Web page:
Rainy River residents look ahead after tough, wet summer
It was a memorable summer for Dick Garbe, and not in a good way.
Garbe owns Northernaire Houseboats of Rainy Lake, which was among many businesses and residences affected by the worst flooding in the Rainy River basin since 1950. The flooding that besieged the region along and near the U.S.-Canada border in June was preceded by a longer-than-usual winter and colder-than-usual spring. Ice out on Rainy Lake was May 22, almost three weeks later than normal, Garbe said.
The Rainy River basin, including Rainy Lake, Lake Kabetogama and other large lakes, had to handle significant snowmelt and then weeks of heavy rain in May and June. All of that water — snowmelt and rain — had to channel through Rainy Lake before passing through the dam at International Falls and then funneling down the Rainy River.
The scale of anything involving the Rainy River basin is enormous. The watershed is 14,300 square miles — bigger than some states, said Rob Ecklund, who chairs the Koochiching County Board.
Learning from 2002
The flooding destroyed hundreds of docks, Koochiching County Sheriff Brian Jespersen said. But thanks to Herculean efforts by volunteers and Cloquet-based National Guard troops to fill and stack sandbags, additional property damage was minimal, he said.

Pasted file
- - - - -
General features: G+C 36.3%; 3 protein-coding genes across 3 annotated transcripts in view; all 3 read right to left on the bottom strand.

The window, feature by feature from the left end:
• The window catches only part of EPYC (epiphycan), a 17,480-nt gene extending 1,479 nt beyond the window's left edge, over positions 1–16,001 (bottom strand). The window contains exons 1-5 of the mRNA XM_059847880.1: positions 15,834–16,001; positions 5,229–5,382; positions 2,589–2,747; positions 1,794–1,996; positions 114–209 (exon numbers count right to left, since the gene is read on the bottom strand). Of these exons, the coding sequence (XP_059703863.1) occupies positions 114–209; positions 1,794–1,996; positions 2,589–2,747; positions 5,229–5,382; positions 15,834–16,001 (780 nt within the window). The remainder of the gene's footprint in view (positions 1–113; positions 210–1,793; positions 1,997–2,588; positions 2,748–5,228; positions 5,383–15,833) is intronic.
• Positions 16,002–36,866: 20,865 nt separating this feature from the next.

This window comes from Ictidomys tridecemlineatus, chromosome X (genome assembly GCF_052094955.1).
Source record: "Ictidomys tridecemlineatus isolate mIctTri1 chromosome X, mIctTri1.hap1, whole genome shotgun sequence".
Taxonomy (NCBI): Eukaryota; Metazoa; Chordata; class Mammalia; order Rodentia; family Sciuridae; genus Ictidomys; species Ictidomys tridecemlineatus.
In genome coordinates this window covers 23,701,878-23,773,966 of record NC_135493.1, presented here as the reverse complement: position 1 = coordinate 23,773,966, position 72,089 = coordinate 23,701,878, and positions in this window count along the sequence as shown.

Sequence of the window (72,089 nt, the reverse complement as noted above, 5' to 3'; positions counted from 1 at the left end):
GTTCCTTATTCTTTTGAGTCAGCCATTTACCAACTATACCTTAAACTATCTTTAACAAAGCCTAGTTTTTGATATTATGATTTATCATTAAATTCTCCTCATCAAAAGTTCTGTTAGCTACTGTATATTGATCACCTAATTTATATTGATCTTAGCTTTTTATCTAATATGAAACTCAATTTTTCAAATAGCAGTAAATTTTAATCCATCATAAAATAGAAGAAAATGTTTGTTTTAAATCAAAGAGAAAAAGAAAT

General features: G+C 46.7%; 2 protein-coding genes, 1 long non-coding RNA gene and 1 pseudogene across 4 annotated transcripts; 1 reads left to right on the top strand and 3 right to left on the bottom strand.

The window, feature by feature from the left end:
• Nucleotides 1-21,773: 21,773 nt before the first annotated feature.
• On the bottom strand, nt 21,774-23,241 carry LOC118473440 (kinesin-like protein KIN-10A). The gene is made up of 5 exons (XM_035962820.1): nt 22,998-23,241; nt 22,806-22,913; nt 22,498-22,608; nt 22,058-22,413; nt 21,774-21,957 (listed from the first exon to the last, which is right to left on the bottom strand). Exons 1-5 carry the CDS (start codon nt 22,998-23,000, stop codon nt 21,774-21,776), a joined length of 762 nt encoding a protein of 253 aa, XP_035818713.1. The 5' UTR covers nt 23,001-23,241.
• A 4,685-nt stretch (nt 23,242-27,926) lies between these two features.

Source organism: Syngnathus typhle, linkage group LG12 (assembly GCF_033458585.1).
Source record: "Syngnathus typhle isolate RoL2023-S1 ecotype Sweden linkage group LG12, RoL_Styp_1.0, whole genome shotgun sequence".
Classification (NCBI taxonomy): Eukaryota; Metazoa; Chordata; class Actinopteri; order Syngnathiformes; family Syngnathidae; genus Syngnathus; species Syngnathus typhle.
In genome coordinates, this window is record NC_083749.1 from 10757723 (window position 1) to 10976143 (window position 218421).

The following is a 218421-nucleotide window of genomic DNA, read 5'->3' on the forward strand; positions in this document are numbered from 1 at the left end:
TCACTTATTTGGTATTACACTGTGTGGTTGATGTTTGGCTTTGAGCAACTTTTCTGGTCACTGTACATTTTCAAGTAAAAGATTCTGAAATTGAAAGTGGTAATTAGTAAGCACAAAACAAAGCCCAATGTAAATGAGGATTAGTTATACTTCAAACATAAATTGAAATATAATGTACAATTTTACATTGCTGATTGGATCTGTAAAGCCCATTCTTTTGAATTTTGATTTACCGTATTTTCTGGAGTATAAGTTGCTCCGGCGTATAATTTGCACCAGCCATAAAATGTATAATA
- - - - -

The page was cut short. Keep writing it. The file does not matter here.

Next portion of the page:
Officials know there are lessons to be learned from the difficult summer. Jespersen has set a post-flood briefing with everyone involved for Wednesday. “We’re going to talk about that: lessons learned and what we could have done better,” he said.
But the region benefited this time around from a similar discussion process after flooding in 2002, Ecklund said. They already had 50,000-60,000 sandbags on hand, Ecklund said, and they knew which supplier in the Red River Valley to call to immediately get more sandbags headed their way.
Jespersen said that at the height of the flooding, at any given time between 300 and 500 volunteers were filling sandbags at City Beach near International Falls.
Summer residents from the Fargo-Moorhead and Grand Forks, N.D., areas — accustomed to dealing with floods — showed other volunteers how to fill the bags properly and how to build dikes, Ecklund said.
‘And then the dock went’
National Guard members came just in time to relieve exhausted workers stacking sandbags at Tara’s Wharf in Ranier, said Tara Nelson, who owns the ice cream shop and bed and breakfast.
But 144 concrete blocks and water-filled 350-gallon totes ultimately weren’t enough to save her 62-foot and 15-foot docks. They held, Nelson said, until the last in a series of storms brought 70 mph winds that shifted from east to northwest in less than 45 minutes.
It was night, and Nelson was asleep. But guests in one of her suites watched the totes “tumble one after the other after the other, just like dominoes,” Nelson said. “And then the dock went.”
Losing both docks might have been disastrous for her inn, because guests come to fish or boat recreationally, she said. But most still came, using a nearby Department of Natural Resources boat launch to get on and off Rainy Lake.
The ice cream business did just fine, she said.